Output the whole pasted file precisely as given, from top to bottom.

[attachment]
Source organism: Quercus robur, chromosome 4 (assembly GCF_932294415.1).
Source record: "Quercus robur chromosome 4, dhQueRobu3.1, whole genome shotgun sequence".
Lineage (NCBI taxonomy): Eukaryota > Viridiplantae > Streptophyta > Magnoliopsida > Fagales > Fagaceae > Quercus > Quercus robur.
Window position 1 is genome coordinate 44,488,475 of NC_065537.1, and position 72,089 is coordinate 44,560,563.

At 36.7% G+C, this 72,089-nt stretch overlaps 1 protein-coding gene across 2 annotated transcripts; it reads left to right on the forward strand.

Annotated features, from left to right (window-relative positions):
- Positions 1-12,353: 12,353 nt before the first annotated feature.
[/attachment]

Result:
Source organism: Quercus robur, chromosome 4 (assembly GCF_932294415.1).
Source record: "Quercus robur chromosome 4, dhQueRobu3.1, whole genome shotgun sequence".
Lineage (NCBI taxonomy): Eukaryota > Viridiplantae > Streptophyta > Magnoliopsida > Fagales > Fagaceae > Quercus > Quercus robur.
Window position 1 is genome coordinate 44,488,475 of NC_065537.1, and position 72,089 is coordinate 44,560,563.

At 36.7% G+C, this 72,089-nt stretch overlaps 1 protein-coding gene across 2 annotated transcripts; it reads left to right on the forward strand.

Annotated features, from left to right (window-relative positions):
- Positions 1-12,353: 12,353 nt before the first annotated feature.